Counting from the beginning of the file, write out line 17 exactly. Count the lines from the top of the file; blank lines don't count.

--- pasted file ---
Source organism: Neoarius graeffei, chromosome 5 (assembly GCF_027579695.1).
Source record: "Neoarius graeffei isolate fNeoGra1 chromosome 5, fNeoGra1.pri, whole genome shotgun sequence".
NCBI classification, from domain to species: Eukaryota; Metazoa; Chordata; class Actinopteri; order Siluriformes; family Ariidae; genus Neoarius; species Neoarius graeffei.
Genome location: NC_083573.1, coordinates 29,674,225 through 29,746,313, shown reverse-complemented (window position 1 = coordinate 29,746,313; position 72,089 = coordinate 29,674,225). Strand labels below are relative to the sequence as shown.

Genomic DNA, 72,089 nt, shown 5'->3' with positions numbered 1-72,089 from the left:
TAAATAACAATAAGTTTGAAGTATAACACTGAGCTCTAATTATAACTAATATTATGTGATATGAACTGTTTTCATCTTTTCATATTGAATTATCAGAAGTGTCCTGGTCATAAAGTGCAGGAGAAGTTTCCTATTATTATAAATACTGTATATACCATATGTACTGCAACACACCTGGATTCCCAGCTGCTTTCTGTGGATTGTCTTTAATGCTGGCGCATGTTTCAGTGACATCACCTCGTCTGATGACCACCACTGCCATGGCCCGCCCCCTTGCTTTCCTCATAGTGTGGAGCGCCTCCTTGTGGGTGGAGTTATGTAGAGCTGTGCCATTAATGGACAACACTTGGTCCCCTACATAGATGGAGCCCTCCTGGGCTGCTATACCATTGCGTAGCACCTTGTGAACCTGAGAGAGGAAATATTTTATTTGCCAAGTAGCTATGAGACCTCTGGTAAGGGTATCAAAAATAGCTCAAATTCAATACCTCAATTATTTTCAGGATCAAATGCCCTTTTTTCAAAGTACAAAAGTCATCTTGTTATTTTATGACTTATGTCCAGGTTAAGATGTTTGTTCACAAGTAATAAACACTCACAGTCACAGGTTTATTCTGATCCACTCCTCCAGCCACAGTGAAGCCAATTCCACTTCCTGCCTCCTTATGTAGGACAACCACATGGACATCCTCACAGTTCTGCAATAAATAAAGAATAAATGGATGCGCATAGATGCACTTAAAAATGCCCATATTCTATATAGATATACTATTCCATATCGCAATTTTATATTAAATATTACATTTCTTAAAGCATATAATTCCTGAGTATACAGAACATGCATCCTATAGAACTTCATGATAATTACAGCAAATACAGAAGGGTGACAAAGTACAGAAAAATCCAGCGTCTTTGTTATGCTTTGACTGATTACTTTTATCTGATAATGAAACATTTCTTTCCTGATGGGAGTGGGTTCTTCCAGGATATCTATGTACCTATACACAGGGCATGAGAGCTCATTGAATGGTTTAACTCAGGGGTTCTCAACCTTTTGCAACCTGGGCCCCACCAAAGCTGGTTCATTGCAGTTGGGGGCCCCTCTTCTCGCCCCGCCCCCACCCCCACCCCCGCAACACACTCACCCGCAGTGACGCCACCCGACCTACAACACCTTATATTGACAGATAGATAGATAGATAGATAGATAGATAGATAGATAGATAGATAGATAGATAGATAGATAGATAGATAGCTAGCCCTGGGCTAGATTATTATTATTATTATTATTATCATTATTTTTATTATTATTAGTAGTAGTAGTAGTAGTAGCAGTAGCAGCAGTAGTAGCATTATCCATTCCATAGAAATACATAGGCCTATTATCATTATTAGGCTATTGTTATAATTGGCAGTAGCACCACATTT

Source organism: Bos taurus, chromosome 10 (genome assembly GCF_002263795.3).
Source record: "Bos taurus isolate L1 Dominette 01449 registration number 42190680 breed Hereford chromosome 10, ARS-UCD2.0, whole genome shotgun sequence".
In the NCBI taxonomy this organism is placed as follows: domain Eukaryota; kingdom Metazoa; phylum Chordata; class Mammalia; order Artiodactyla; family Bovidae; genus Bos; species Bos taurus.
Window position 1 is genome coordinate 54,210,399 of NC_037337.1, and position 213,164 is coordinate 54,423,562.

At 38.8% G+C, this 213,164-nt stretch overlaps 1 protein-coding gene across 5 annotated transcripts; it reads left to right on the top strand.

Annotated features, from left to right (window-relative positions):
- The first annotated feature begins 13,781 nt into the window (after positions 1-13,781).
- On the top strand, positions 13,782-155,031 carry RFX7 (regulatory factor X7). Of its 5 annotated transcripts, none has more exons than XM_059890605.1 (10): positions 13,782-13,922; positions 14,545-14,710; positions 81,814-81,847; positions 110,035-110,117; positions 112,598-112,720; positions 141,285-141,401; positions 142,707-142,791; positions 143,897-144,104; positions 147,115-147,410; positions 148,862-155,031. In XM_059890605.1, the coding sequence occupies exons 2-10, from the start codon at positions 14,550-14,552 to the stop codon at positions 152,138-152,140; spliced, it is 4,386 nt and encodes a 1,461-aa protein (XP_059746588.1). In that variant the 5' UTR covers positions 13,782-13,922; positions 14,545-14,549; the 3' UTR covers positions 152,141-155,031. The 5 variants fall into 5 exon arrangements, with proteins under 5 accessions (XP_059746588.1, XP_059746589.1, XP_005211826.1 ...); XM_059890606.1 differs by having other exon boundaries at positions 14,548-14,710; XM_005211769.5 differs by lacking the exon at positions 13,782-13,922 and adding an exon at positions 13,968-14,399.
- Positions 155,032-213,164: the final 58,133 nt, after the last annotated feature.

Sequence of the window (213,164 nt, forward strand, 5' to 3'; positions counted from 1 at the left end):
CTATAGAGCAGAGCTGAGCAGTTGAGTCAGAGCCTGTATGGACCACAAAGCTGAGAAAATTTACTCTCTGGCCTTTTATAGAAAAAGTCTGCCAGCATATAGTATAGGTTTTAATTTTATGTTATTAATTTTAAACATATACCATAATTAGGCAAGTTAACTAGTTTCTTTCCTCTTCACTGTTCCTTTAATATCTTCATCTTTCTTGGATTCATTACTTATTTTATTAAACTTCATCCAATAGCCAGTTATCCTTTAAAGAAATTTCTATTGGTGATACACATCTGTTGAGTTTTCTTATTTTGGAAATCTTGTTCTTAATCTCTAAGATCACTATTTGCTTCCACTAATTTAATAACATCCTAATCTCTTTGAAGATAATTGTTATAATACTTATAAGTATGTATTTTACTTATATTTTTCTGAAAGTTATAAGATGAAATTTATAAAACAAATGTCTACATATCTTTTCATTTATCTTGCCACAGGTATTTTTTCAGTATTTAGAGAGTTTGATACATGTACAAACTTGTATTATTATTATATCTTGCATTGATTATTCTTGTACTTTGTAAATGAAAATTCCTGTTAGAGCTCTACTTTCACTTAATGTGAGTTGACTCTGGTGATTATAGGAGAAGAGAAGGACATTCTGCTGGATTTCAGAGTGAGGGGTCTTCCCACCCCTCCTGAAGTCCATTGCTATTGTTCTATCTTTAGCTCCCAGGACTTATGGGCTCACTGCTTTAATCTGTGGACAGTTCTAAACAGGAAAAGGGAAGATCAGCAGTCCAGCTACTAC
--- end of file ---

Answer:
CTATAGAGCAGAGCTGAGCAGTTGAGTCAGAGCCTGTATGGACCACAAAGCTGAGAAAATTTACTCTCTGGCCTTTTATAGAAAAAGTCTGCCAGCATATAGTATAGGTTTTAATTTTATGTTATTAATTTTAAACATATACCATAATTAGGCAAGTTAACTAGTTTCTTTCCTCTTCACTGTTCCTTTAATATCTTCATCTTTCTTGGATTCATTACTTATTTTATTAAACTTCATCCAATAGCCAGTTATCCTTTAAAGAAATTTCTATTGGTGATACACATCTGTTGAGTTTTCTTATTTTGGAAATCTTGTTCTTAATCTCTAAGATCACTATTTGCTTCCACTAATTTAATAACATCCTAATCTCTTTGAAGATAATTGTTATAATACTTATAAGTATGTATTTTACTTATATTTTTCTGAAAGTTATAAGATGAAATTTATAAAACAAATGTCTACATATCTTTTCATTTATCTTGCCACAGGTATTTTTTCAGTATTTAGAGAGTTTGATACATGTACAAACTTGTATTATTATTATATCTTGCATTGATTATTCTTGTACTTTGTAAATGAAAATTCCTGTTAGAGCTCTACTTTCACTTAATGTGAGTTGACTCTGGTGATTATAGGAGAAGAGAAGGACATTCTGCTGGATTTCAGAGTGAGGGGTCTTCCCACCCCTCCTGAAGTCCATTGCTATTGTTCTATCTTTAGCTCCCAGGACTTATGGGCTCACTGCTTTAATCTGTGGACAGTTCTAAACAGGAAAAGGGAAGATCAGCAGTCCAGCTACTAC